Lukácsian film theory and cinema

A study of Georg Lukács’ writings on film, 1913–71

This book explores Georg Lukács' writings on film. The Hungarian Marxist critic Georg Lukács is primarily known as a literary theorist, but he also wrote extensively on the cinema. These writings have remained little known in the English-speaking world because the great majority of them have never actually been translated into English until now. This book contains the most important writings and the translations. This book thus makes a decisive contribution to understandings of Lukács within the field of film studies, and, in doing so, also challenges many existing preconceptions concerning his theoretical position. For example, whilst Lukács' literary theory is well known for its repudiation of naturalism, in his writings on film Lukács appears to advance a theory and practice of film that can best be described as naturalist. Lukácsian film theory and cinema is divided into two parts. In part one, Lukács' writings on film are explored, and placed within relevant historical and intellectual contexts, whilst part two consists of the essays themselves.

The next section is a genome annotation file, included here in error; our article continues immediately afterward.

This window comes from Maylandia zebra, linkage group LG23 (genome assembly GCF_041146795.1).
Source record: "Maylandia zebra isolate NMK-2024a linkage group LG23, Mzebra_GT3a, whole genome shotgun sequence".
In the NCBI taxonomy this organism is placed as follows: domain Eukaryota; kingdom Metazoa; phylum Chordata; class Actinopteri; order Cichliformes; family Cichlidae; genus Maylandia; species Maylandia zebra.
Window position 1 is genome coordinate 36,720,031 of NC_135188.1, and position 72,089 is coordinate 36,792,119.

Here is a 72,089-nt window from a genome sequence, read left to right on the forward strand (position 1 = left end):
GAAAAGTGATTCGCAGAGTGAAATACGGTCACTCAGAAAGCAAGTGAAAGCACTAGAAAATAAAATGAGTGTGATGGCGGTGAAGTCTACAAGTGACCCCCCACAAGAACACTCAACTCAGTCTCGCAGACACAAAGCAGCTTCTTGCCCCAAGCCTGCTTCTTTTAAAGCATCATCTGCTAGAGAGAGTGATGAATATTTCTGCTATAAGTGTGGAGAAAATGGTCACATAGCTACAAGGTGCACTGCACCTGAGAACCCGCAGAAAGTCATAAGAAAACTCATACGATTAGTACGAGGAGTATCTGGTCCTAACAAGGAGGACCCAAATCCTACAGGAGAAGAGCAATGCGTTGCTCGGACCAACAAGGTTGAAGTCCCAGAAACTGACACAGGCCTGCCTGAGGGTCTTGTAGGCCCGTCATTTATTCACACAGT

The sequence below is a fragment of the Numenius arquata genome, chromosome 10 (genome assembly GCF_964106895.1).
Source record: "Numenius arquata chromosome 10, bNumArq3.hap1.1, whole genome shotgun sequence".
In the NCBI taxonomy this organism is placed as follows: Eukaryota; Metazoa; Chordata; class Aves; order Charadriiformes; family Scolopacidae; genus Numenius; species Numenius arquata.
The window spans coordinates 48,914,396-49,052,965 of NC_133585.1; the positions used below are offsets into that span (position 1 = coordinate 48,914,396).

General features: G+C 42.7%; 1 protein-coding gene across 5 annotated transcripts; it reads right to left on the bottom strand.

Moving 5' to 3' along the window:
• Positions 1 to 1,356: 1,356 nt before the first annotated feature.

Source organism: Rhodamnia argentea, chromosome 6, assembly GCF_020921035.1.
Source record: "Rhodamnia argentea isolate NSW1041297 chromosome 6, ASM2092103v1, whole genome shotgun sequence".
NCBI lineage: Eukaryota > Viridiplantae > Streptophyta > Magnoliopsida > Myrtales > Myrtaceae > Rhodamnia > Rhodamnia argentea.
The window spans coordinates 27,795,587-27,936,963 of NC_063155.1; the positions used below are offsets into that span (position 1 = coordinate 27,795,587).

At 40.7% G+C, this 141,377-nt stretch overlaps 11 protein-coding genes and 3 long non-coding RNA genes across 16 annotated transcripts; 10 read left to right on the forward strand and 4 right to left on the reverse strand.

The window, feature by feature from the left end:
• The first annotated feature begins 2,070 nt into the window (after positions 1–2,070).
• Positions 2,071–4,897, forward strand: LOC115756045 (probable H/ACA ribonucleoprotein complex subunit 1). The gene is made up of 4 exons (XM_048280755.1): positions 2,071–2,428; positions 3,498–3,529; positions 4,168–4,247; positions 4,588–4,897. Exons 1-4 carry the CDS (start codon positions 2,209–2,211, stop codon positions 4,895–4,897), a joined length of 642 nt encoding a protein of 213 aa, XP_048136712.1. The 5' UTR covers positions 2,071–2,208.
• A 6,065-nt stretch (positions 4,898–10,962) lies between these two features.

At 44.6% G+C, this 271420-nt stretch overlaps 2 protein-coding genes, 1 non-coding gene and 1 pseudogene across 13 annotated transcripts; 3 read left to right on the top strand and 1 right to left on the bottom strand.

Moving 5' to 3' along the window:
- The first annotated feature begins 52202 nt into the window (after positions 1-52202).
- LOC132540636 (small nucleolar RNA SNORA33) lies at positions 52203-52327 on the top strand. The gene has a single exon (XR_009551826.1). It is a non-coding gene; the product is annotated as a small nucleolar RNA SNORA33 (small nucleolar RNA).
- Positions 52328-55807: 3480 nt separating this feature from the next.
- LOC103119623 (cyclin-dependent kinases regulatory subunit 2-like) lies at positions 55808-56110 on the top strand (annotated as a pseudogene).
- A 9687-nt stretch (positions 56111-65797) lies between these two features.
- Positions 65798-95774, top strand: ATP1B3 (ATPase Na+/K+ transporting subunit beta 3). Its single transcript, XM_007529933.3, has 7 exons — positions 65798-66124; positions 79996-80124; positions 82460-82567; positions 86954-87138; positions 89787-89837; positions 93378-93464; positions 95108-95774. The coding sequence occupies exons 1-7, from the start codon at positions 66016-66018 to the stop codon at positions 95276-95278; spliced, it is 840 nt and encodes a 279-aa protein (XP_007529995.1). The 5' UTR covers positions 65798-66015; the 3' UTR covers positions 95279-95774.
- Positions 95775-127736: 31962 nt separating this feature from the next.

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‘What makes Aitken's analysis peculiar is the seriousness and consistency with which he delves into Lukács' philosophical and political universe. He explicitly takes the time to unravel the philosophical framework through which the aesthetic notions are then analysed. The filmic medium is thus understood for itself, in its own terms, but also as embedded in a complex of conceptual relations exceeding it. Hence, his book not only gives a comprehensive insight into Lukács' original thinking and the way he correlates politics, philosophy, art and film, but also an illustration of the fruitfulness and the need of trespassing (while respecting at the same time) the intellectual division of labour in the analysis of specific art forms, particularly the filmic medium.'
Stefanie Baumann (IFILNOVA)

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